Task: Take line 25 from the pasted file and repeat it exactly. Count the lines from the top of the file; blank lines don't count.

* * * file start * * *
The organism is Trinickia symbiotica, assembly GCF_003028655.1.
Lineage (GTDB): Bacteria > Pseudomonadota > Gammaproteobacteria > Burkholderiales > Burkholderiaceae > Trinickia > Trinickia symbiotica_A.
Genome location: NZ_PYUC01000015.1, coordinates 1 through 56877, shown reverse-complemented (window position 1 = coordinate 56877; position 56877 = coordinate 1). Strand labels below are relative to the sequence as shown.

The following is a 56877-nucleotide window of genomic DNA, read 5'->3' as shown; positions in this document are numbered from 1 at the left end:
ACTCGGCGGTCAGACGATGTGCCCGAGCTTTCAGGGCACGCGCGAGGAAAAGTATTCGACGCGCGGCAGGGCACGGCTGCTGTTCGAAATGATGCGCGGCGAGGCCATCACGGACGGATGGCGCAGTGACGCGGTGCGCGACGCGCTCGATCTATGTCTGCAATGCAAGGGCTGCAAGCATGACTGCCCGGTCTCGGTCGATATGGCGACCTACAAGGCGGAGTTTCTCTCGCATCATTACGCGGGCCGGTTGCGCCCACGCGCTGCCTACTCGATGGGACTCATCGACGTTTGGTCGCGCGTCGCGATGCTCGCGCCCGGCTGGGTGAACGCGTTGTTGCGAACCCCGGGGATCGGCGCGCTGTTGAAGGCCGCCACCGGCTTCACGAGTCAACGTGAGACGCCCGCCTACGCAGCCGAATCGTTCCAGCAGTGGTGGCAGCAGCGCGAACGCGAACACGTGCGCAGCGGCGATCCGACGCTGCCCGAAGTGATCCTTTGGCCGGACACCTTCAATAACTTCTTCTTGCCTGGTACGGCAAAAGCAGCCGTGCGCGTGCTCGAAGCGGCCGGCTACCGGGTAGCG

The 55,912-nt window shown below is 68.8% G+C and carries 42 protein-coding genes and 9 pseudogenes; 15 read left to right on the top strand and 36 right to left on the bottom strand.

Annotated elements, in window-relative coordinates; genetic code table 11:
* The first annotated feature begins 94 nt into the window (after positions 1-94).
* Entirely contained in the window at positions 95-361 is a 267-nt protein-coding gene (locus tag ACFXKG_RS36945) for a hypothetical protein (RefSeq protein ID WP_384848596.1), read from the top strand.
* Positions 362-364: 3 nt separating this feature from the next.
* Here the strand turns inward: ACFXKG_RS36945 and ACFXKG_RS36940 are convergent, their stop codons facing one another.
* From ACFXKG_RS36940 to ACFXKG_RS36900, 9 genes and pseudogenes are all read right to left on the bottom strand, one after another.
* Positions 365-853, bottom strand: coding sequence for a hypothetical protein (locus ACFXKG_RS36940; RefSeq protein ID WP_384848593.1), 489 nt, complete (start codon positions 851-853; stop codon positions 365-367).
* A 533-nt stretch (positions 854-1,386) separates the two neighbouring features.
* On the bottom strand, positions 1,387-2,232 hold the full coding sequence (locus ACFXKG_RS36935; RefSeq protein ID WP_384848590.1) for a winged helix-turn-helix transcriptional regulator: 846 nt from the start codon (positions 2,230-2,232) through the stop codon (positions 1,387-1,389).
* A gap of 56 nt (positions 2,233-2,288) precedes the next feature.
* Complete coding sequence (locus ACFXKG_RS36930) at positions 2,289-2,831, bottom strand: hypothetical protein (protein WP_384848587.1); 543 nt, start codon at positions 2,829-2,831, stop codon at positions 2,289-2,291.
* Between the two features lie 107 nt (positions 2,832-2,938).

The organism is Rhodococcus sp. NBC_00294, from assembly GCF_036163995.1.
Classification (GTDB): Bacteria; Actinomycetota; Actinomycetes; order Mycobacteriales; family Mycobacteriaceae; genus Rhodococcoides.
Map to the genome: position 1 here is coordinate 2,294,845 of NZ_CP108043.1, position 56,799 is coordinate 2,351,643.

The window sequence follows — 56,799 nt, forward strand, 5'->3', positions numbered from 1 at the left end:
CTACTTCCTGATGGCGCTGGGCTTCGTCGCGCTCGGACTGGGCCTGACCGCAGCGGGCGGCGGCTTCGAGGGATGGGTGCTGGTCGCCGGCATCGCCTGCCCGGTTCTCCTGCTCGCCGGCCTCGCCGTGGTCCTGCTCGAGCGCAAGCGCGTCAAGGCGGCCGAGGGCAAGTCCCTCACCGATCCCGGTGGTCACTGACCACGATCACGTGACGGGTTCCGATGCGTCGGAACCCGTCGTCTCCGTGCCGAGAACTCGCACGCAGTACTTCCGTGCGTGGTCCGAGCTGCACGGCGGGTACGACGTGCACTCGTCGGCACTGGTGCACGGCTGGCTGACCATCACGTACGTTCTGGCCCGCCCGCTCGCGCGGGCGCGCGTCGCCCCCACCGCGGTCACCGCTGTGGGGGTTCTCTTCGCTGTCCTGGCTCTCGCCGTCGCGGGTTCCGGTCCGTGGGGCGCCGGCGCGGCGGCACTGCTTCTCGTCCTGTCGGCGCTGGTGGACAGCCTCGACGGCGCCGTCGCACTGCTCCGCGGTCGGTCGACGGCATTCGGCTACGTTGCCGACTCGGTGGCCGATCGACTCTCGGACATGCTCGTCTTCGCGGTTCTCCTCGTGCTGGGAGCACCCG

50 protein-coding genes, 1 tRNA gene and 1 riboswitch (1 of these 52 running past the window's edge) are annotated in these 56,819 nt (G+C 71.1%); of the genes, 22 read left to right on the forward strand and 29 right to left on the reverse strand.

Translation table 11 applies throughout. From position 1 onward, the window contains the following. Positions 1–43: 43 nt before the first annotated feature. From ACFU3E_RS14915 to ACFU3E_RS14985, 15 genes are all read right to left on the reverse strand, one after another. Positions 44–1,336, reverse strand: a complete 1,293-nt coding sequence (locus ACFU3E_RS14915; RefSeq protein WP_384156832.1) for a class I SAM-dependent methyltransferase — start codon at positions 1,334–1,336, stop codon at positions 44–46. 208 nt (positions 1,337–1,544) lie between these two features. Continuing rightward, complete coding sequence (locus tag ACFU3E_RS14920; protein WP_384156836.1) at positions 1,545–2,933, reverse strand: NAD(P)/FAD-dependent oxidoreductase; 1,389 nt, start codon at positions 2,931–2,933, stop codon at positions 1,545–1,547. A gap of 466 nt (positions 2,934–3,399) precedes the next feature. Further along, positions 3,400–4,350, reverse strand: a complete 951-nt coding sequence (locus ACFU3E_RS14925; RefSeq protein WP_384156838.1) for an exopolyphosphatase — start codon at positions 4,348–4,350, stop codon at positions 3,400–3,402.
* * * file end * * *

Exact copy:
Translation table 11 applies throughout. From position 1 onward, the window contains the following. Positions 1–43: 43 nt before the first annotated feature. From ACFU3E_RS14915 to ACFU3E_RS14985, 15 genes are all read right to left on the reverse strand, one after another. Positions 44–1,336, reverse strand: a complete 1,293-nt coding sequence (locus ACFU3E_RS14915; RefSeq protein WP_384156832.1) for a class I SAM-dependent methyltransferase — start codon at positions 1,334–1,336, stop codon at positions 44–46. 208 nt (positions 1,337–1,544) lie between these two features. Continuing rightward, complete coding sequence (locus tag ACFU3E_RS14920; protein WP_384156836.1) at positions 1,545–2,933, reverse strand: NAD(P)/FAD-dependent oxidoreductase; 1,389 nt, start codon at positions 2,931–2,933, stop codon at positions 1,545–1,547. A gap of 466 nt (positions 2,934–3,399) precedes the next feature. Further along, positions 3,400–4,350, reverse strand: a complete 951-nt coding sequence (locus ACFU3E_RS14925; RefSeq protein WP_384156838.1) for an exopolyphosphatase — start codon at positions 4,348–4,350, stop codon at positions 3,400–3,402.